Spot rates fall below long-term levels on main China to US West Coast trade
Cargo owners battered by the spiralling costs of container shipping would do well to look into spot rates on the main China to US trade corridor at present. That’s the message from Oslo-based Xeneta, which crowd sources the very latest ocean and air freight rate data from leading global shippers.
The firm’s latest rates analysis shows that softening spot rates have now fallen below long-term contracted rates, which have rocketed 159.9% year-on-year. Figures taken from 21 June illustrate that short-term rates are now 2.7% lower than contracted agreements, with the former sitting at USD 7 768 per FEU and the latter USD 7 981.
Change is the constant
“What we’ve seen over the last year is strong growth for both sets of rates, but really spectacular gains for contracted agreements,” says Peter Sand, Chief Analyst, Xeneta. That has led the gap between the two to diminish and, with supply chains bursting at the seams and shippers looking to manage risk as much as possible, the demand for spot deals has fallen slightly on this trade, bringing prices down. This creates opportunity for those with limber logistics strategies.”
The development of both sets of rates has been startling, Sand stresses. Short-term rates have climbed 46.5%, from USD 5 304 per FEU, in the last year, while long-term rates have raced up from their level of USD 3 070 in June 2021. The initial gap of over USD 2 000 between the two reached a peak of USD 4 000 in September 2021, before long-term rates hit overdrive and reeled in the difference. Long-term rates have now, more or less, stayed stable since April, while spot rates have slowly fallen away from their peak in March.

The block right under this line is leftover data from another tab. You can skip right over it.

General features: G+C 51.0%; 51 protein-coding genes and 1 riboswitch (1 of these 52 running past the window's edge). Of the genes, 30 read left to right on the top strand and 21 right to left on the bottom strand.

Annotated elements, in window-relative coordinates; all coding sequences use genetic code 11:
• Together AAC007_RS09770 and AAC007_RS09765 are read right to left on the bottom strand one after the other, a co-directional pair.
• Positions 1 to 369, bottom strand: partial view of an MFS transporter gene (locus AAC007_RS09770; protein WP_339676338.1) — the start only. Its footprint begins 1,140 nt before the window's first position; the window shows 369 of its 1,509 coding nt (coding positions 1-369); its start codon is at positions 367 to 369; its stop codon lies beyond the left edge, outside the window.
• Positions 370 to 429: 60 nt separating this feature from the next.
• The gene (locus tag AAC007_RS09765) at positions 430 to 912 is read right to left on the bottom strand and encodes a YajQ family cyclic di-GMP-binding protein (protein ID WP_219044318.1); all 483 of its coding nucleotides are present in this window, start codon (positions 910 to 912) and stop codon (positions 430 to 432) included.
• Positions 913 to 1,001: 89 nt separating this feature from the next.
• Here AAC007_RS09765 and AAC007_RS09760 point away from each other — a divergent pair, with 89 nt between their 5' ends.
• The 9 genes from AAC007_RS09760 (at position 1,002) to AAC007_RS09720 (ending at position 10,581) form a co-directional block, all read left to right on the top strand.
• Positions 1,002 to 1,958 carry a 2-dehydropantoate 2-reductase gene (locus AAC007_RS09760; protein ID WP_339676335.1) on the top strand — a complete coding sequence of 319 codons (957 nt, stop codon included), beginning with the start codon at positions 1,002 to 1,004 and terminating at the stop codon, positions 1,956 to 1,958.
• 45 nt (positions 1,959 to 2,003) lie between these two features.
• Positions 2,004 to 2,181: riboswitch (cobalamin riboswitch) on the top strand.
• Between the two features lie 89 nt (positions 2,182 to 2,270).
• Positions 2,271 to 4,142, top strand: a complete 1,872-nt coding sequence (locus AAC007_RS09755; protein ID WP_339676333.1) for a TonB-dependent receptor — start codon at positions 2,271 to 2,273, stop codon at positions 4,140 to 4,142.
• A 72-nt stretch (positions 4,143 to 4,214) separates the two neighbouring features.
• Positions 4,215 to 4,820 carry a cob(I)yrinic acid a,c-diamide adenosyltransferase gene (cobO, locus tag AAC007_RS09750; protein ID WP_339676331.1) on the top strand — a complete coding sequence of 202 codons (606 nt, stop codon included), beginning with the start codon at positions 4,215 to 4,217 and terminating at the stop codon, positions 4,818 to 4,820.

“It’s a fascinating progression, and we expect more shifts to come,” he notes, adding: “The terminals have been overloaded across the past year, but will that demand continue as inflationary headwinds grow and consumer spending reacts? And then, of course, we have the need for modernisation and terminal automation – to release the pressure – combined with current labour negotiations between the International Longshore and Warehouse Union (ILWU) and the Pacific Maritime Association (PMA) employer group. The contract between the two, covering some 22,000 port workers, expires on 1 July.
“All of these factors, and more besides, will exert an influence on the rates picture going forwards. I’d advise all stakeholders in the ocean freight value chain to stay up to date with the latest market intelligence to obtain optimal value for their businesses.”
Xeneta’s platform compiles the latest ocean and air freight rate data aggregated worldwide to deliver unique market insights. Companies participating in the benchmarking and market analytics platform include names such as ABB, Electrolux, Continental, Unilever, Nestle, L’Oréal, Thyssenkrupp, Volvo Group and John Deere, amongst others.